446b100e6863168295c513511ac6827bThe fire was still going by the time that the food had been eaten. Traveller was sitting on one of the bigger logs as he finished off a tankard and the put it to one side. He cleared the kids off of the log he was using and then stood up on it and cleared his throat.

“Well, now that we are all fed and watered, and comfortable, I feel that I should regal you all with a story.”

“Adventure to the West. Adventure to the West!” Evan called out to him.

“King of the Broken Spire!” Someone else called out from the other side of the fire.

“Sorry young uns, but I’ve got a tale in mind that I want to tell you all. And I hoping that it’ll be a really special performance, but I will need a helper.” He jumped off the log and half pranced, half jumped over the Rana and grabbed her hand and pulled her up.

“Wait, what? But you’re the story teller.”

“Yes, but you can make the story come to life!”

Rana gave him this confused look. “What?”

He bent down and whispered into her ear. “I want you to create illusions. I’ll tell the story, and you can create the story in images. You can do illusions, right?”

“I’m okay at them, I guess.”

He gave her a grin. And then they were back at the log and Traveller jumped on the log. “You all know Rana, we’re going to show you what she has been learning at that fancy school up in the city. See if we can’t bring a bit of life to the tale ‘Lights in the North’”

He threw out his hands to the audience, some of whom cheered, whereas others murmured, and the children frowned as they didn’t recognise the title. But all of the audience fell silent as the Traveller crouched and brought his fingers to his lips.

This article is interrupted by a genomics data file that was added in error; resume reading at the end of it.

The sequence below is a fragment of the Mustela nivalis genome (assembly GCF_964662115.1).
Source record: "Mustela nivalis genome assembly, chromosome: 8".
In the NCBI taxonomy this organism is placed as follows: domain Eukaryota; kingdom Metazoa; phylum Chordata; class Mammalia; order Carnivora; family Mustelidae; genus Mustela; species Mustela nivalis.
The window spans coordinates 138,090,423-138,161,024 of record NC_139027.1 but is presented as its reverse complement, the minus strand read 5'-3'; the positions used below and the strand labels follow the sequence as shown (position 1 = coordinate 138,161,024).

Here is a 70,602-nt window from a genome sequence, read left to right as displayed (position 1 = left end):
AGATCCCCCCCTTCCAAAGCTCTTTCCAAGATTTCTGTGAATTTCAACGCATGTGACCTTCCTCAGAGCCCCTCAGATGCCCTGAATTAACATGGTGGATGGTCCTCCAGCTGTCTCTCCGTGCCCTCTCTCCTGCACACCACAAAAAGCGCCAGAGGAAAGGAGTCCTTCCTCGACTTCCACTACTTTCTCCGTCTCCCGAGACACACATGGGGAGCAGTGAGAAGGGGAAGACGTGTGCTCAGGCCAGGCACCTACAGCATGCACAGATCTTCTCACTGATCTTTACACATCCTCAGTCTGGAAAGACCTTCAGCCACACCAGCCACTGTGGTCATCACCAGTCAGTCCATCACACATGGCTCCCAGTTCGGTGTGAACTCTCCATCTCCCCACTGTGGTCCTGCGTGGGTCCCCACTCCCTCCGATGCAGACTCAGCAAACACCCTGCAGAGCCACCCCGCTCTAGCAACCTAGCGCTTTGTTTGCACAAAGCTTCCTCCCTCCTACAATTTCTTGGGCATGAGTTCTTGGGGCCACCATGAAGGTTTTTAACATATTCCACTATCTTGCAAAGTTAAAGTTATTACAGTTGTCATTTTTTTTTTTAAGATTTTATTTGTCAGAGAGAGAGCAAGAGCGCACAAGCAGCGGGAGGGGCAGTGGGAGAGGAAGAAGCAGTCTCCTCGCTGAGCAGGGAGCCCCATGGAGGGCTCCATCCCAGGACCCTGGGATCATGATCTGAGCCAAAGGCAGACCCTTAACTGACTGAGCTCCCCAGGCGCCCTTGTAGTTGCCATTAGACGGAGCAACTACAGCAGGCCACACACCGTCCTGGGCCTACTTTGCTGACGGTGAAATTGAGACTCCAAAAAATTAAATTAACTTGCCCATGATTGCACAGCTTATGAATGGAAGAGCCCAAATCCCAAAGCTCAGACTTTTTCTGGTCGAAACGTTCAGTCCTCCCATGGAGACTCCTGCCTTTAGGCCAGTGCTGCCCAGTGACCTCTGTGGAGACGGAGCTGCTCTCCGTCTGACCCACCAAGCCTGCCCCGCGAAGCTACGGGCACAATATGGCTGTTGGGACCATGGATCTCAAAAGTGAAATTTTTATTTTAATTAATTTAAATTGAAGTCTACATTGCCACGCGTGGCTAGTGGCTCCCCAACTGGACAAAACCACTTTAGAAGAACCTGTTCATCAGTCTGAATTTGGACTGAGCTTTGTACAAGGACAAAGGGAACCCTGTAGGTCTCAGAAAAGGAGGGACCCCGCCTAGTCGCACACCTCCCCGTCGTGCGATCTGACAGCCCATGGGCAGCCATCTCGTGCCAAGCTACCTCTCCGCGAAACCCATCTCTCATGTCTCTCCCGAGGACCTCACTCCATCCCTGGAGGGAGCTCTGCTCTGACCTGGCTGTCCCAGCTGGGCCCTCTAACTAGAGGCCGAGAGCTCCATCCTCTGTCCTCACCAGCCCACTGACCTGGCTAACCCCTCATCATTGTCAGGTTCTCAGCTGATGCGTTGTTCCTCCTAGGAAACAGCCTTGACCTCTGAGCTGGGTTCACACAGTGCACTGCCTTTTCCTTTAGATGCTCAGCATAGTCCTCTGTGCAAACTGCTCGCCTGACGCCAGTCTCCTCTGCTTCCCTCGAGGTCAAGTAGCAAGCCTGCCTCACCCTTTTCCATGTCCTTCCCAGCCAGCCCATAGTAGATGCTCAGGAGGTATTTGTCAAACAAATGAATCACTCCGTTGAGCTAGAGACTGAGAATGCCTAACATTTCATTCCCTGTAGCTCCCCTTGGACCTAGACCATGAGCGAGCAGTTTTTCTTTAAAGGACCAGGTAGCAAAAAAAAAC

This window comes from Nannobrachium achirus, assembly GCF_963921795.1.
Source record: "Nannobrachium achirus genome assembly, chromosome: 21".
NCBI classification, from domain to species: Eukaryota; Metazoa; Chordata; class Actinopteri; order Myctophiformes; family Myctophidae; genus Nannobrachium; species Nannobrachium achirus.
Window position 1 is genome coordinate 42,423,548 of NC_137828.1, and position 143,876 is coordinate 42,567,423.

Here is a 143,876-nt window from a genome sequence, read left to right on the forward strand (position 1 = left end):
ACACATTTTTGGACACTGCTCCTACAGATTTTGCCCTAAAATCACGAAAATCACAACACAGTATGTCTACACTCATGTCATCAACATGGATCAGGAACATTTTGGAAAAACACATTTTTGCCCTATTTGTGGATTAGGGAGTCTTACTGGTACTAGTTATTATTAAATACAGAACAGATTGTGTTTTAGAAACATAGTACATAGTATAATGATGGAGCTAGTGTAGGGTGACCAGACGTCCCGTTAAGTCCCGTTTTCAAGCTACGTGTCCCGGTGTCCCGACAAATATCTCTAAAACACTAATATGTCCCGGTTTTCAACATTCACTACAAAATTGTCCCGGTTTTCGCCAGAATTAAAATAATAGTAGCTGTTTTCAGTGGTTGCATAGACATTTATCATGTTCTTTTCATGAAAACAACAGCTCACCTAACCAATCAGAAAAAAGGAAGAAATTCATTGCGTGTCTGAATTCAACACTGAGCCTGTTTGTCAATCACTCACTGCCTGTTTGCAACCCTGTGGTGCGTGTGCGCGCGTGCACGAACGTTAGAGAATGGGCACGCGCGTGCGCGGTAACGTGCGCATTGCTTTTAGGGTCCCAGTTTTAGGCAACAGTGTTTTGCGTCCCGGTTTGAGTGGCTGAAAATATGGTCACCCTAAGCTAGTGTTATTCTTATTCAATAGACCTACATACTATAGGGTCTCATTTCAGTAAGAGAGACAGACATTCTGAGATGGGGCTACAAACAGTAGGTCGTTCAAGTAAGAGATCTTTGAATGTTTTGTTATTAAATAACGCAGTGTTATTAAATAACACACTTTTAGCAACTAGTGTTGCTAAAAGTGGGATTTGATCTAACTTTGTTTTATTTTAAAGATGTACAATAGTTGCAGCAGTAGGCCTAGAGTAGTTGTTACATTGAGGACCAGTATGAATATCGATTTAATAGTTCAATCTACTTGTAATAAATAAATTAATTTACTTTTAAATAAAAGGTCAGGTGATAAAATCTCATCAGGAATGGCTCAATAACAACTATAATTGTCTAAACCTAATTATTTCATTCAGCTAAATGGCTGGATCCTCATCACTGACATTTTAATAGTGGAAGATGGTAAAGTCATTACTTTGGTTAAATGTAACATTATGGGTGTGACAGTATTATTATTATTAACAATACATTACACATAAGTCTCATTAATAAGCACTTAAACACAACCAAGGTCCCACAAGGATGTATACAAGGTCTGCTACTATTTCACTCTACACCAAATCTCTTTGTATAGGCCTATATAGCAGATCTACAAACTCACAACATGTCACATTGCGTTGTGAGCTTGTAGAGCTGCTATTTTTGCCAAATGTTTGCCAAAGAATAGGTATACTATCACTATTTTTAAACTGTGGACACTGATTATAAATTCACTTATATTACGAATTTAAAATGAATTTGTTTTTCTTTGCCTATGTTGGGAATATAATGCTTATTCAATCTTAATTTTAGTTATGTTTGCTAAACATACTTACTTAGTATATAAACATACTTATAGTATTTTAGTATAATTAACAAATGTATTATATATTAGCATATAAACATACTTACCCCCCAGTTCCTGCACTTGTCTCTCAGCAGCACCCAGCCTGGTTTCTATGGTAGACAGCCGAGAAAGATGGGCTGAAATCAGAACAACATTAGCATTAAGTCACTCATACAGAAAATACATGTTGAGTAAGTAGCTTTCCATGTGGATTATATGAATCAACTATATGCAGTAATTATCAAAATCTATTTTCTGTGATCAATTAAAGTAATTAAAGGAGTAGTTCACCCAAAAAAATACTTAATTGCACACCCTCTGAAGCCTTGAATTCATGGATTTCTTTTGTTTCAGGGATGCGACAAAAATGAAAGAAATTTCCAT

“Ages ago, even before our grandfathers, grandfathers, grandfathers time, this land was divided into the seven kingdoms. Six of those kingdoms are the kingdoms that we know today, although their fair lands have changed in that time.”

Rana sat standing just behind him on the log, and moved her hands. Garth said it was a failing that she preferred to do her illusions with her hands. She believed that it made controlling them easier. She created the images of time running backwards, over the fire so that everyone could see it.

People’s mouths opened. The children seemed delighted with the images playing out over the fire as it shifted from the sands of time into the map of the kingdoms that Rana remembered from one of the many books in Garth’s office. It only had six kingdoms on it, as the maps she had seen all ended at the mountain range in the north. However there were murmurs and side glances from the older people. She spotted her parents beaming at her and that made her glow inside a little.

Traveller continued in the low carrying voice that he had started in. “But the seventh kingdom, the seventh kingdom that is no more now, used to be filled with people. The lands were fair, as fair as those of our dear Cilion today. The days were long, and their harvest plentiful. They lived off the lands and worked with it in perfect harmony.”

Images of farmers and work and bountiful harvest came easily from Rana’s imagination. The better the imagination of the caster, the better the illusions which came out.